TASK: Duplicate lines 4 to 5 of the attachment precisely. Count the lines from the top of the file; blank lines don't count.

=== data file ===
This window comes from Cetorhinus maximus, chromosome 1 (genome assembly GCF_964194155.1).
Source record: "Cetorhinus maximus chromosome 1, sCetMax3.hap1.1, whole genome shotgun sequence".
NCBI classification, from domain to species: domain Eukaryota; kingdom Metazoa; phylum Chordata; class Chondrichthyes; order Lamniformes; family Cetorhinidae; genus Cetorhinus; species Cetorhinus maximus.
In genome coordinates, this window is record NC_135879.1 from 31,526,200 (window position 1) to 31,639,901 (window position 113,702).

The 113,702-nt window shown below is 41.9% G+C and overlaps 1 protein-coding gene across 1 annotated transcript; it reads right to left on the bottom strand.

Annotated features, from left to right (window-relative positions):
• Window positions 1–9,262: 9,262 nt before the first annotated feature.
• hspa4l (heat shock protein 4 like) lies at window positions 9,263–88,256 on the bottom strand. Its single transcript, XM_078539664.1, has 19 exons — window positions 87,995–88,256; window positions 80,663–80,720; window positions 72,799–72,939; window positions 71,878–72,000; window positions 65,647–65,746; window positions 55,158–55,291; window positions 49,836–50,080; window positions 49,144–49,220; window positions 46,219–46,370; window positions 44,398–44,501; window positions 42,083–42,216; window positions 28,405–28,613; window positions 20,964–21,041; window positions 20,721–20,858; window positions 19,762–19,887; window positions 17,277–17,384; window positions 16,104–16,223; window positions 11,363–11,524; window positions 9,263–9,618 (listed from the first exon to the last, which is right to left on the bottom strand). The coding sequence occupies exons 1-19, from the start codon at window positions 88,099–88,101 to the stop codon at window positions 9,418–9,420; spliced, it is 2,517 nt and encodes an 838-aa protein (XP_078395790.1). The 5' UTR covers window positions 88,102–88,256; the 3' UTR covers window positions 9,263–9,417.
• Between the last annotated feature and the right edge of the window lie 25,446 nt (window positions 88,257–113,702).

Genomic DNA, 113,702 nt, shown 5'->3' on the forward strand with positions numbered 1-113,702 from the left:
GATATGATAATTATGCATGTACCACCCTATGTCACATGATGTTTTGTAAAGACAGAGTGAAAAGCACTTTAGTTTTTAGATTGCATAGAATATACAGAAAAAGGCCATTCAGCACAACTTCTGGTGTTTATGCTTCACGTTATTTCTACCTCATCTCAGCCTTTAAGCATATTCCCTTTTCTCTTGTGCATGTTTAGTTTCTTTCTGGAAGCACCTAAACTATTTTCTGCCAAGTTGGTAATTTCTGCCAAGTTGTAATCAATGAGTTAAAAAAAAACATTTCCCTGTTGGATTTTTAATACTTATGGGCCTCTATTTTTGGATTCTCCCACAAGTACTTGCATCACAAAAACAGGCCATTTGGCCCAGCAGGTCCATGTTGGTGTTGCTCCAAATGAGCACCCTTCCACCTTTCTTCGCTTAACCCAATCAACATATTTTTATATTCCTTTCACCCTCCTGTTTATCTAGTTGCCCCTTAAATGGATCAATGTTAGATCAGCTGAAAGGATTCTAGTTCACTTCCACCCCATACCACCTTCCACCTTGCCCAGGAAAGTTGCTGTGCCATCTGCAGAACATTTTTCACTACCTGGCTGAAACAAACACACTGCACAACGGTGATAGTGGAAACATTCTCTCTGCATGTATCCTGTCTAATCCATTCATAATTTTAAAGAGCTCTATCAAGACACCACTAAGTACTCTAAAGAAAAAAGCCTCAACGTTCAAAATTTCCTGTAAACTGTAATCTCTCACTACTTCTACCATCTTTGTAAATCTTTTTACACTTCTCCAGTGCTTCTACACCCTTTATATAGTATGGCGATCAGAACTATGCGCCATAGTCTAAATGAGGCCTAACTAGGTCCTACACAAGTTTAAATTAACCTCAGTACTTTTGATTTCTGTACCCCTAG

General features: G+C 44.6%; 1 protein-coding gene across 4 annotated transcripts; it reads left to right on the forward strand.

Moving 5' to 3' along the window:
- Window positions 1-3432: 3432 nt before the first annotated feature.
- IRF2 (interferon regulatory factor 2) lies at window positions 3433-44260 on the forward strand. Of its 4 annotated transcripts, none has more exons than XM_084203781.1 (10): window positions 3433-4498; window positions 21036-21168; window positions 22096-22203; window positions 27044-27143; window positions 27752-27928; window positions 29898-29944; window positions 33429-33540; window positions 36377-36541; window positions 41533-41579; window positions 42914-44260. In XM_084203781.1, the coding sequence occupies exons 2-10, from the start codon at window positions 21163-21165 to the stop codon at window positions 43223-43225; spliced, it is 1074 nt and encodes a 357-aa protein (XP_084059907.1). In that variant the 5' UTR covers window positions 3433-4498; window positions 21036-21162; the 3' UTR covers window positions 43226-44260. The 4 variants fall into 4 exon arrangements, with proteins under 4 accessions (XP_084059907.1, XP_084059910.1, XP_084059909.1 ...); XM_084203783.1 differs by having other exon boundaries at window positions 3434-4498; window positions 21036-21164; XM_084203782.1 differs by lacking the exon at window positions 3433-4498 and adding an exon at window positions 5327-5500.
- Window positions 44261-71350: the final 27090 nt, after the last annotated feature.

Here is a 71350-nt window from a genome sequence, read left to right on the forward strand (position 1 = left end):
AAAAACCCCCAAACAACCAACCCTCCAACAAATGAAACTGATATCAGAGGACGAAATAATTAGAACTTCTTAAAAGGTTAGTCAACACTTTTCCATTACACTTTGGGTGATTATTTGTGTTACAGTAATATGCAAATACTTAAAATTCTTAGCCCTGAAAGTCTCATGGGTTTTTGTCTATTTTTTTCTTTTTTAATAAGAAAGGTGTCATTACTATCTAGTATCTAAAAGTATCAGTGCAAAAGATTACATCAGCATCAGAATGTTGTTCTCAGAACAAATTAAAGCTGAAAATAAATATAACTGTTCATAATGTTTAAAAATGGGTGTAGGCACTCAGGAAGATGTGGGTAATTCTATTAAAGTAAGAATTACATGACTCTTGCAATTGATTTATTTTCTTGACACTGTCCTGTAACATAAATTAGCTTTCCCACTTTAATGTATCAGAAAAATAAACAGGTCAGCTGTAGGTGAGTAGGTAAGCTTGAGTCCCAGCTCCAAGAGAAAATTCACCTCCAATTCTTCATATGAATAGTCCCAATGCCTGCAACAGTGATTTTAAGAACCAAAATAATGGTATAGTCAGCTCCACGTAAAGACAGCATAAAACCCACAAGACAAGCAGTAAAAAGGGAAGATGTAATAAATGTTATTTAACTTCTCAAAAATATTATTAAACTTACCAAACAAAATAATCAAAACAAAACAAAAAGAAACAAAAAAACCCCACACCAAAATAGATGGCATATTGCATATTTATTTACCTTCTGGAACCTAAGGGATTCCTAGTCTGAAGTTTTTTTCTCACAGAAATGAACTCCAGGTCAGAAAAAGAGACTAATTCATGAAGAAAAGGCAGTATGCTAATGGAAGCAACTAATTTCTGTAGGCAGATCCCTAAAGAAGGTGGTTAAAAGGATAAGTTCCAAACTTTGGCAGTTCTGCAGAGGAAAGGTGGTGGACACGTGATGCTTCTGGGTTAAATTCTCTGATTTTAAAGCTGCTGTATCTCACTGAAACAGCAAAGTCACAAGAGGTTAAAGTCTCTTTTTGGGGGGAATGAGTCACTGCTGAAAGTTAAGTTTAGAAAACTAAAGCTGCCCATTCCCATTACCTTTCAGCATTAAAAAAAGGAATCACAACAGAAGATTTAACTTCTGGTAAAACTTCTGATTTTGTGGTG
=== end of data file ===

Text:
In genome coordinates, this window is record NC_135879.1 from 31,526,200 (window position 1) to 31,639,901 (window position 113,702).

The 113,702-nt window shown below is 41.9% G+C and overlaps 1 protein-coding gene across 1 annotated transcript; it reads right to left on the bottom strand.